In relation to the third element, namely, that Mr Obeid wilfully misconducted himself, the jury was instructed that it had to be satisfied of three matters beyond reasonable doubt, namely, that: Mr Obeid engaged in the conduct identified in the indictment, that such conduct was misconduct that is a breach of the duties and obligations attached to his office as a Member of the Legislative Council and that the misconduct was “wilful”.
The relevant conduct alleged against Mr Obeid in the indictment was that while he held office as a Member of the Legislative Council he made representations to Mr Dunn, “with the intention of securing an outcome from the … Maritime Authority favourable to [CQR] in respect of its tenancies of properties at Circular Quay, knowing at the time he made the representations that he had a commercial and/or beneficial and/or family and/or personal interest in the said tenancies which he did not disclose to Stephen Paul Dunn.”
The jury was instructed that this aspect of the indictment raised four matters of fact, each of which it had to be satisfied of beyond reasonable doubt, namely, that Mr Obeid had an interest in the tenancies, that he knew that such an interest existed, that he did not disclose any such interest to Mr Dunn and that he made representations to Mr Dunn with the “intention of securing an outcome” favourable to CQR.
In relation to Mr Obeid and his family’s interest in the tenancies I have already referred to the agreed fact that Mr Obeid and his family had an interest via the trust arrangement (). I have also referred to the evidence concerning the mortgage of his residence that was owned by his wife which was used to finance part of the acquisition of the businesses (), the evidence of weekly cash payments made to Mr Obeid’s wife () and the evidence of the further cash payments that the Crown contended were made to Mr Obeid directly ( to ). It follows from the jury’s verdict that it was satisfied beyond reasonable doubt that Mr Obeid had an “interest” of the kind referred to in the indictment. The indirect interest via a trust was agreed and the evidence of the mortgage and cash payments to Judith Obeid was undisputed. I consider it follows that the jury was satisfied beyond reasonable doubt of those three matters. To the extent that there may be some uncertainty in this respect I record that I am satisfied beyond reasonable doubt of those matters.
However, it does not necessarily follow from its verdict that the jury was satisfied beyond reasonable doubt that Mr Obeid personally received the cash payments described as payments to “EO” or “Dad” or the like in Mr Maroon’s spreadsheets. Given that Mr Maroon never stated that he provided them to Mr Obeid Senior personally, and his concession that the reference to “Mum or Dad” in his spreadsheet could have been a reference to payments to the household expenses of the Obeid family, I am not satisfied of that matter beyond reasonable doubt. However, it was not disputed that the payments described as being for “EO” or “Dad” or the like in Mr Maroon’s spreadsheets represented actual cash amounts that were delivered to Mr Obeid’s household and, if not given to him, then they were at least given to his wife Judith. Damien Obeid agreed that the amount of cash payments increased from around 2006. Accordingly, I consider it follows that the jury was satisfied of at least that fact. To the extent that there may be some uncertainty in this respect I am also satisfied beyond reasonable doubt of that fact.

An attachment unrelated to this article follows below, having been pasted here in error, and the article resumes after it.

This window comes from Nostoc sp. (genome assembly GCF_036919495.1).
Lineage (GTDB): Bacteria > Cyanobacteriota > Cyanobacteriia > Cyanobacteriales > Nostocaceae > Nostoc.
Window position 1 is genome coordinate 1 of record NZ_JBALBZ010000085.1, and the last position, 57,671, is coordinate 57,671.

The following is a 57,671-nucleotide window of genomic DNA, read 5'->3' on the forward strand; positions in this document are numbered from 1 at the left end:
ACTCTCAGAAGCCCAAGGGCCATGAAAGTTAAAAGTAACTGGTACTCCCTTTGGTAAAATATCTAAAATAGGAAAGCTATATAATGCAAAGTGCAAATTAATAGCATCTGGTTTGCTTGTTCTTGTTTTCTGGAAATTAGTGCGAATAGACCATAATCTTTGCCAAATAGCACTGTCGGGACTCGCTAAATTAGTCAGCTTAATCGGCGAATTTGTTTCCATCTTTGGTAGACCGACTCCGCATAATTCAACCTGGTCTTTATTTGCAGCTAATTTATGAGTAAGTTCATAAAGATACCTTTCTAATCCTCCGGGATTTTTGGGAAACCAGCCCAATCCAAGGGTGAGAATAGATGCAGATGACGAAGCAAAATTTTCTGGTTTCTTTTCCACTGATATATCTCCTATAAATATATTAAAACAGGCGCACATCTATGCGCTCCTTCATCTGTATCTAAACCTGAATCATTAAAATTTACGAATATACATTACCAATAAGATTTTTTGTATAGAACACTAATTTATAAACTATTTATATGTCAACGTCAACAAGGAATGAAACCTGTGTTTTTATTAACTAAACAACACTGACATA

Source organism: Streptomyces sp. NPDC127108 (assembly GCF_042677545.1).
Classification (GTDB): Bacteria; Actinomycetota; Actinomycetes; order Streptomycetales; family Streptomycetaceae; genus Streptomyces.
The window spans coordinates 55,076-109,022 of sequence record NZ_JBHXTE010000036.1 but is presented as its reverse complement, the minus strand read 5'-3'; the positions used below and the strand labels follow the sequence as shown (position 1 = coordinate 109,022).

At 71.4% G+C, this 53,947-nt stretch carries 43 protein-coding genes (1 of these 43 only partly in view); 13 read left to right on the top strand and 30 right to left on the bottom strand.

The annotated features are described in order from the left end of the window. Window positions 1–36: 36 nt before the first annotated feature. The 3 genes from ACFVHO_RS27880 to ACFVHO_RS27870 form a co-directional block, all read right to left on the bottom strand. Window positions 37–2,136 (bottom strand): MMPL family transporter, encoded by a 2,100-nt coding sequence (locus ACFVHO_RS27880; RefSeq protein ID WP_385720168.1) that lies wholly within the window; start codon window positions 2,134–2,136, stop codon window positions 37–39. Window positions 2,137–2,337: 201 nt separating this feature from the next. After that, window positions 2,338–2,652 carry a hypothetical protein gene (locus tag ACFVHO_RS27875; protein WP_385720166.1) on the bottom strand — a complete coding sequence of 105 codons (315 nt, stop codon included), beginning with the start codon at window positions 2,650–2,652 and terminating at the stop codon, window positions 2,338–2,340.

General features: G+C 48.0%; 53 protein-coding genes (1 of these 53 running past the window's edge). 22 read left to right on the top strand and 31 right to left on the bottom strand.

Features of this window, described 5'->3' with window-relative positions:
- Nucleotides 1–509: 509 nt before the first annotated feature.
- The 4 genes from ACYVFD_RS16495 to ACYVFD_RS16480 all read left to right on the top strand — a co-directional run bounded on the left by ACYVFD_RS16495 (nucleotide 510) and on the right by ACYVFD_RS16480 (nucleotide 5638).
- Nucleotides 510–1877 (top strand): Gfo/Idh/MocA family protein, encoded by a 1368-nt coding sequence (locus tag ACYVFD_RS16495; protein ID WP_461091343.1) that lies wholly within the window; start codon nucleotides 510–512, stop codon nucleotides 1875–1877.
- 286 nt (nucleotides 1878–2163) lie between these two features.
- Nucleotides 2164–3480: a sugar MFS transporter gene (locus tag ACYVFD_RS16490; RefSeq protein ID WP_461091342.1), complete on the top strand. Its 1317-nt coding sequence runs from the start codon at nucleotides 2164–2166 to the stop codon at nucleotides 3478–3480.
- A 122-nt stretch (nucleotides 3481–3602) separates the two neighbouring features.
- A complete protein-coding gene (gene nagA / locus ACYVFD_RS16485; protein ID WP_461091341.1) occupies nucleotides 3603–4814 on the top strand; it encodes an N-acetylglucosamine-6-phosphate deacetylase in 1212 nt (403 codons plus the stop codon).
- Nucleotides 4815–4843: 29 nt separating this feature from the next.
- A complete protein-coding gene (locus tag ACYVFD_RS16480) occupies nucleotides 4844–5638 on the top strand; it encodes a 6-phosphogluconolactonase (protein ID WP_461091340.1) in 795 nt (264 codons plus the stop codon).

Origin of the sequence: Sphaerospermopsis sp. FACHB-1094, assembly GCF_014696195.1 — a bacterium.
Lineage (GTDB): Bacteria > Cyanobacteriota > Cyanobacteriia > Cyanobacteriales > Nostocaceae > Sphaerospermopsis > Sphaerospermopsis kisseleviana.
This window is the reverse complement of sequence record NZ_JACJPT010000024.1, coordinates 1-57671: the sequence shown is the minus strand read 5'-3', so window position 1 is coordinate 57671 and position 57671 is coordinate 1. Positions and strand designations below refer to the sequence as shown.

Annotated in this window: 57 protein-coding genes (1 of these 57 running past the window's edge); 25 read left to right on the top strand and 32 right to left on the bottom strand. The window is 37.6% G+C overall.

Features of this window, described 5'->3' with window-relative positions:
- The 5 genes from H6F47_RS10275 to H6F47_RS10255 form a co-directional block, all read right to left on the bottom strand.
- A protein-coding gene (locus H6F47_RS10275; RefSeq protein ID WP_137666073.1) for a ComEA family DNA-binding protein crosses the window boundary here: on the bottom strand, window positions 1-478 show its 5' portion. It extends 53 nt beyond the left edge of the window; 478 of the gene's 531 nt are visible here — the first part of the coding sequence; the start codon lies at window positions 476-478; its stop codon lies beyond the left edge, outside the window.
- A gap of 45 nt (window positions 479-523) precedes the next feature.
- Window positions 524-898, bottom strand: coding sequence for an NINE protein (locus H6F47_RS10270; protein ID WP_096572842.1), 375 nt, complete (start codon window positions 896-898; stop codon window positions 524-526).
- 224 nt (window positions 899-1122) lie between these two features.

As for Mr Obeid’s knowledge of his and his family’s interest, it follows from the verdict that the jury was satisfied of that as well. In particular, it is overwhelmingly likely that Mr Obeid was aware of the substantial financial outlay his family made to purchase the businesses, especially when he received part of the proceeds of the same mortgage that was used to finance the purchase (see ). It is also overwhelmingly likely that Mr Obeid was aware of which business was being used to provide cash to his household. Further, while Damien Obeid gave evidence that he did not discuss the family’s businesses with his father, I am satisfied the jury rejected that aspect of his evidence and was satisfied of the contrary beyond reasonable doubt. To the extent there may be any uncertainty in this respect, I am also satisfied beyond reasonable doubt of that matter. The exquisite timing of Mr Obeid’s telephone contact with Mr Dunn demonstrates that he was very familiar with the position of his family businesses and the threat they faced.
In relation to the absence of disclosure by Mr Obeid to Mr Dunn of his interest in the tenancies, Mr Dunn’s uncontested evidence was that Mr Obeid made no such disclosure in any way (see ).91t follows from its verdict that the jury was satisfied of that matter.
In relation to that part of the indictment that alleged that Mr Obeid made representations to Mr Dunn with the “intention of securing an outcome” favourable to CQR I have already described Mr Dunn’s uncontested evidence of his discussions with Mr Obeid. The jury clearly accepted that evidence. At the trial, there was no real contest that Mr Obeid made “representations” to Mr Dunn. However, there was a contest about the content and effect of those representations and then in turn, Mr Obeid’s motives, intentions and state of mind in making them.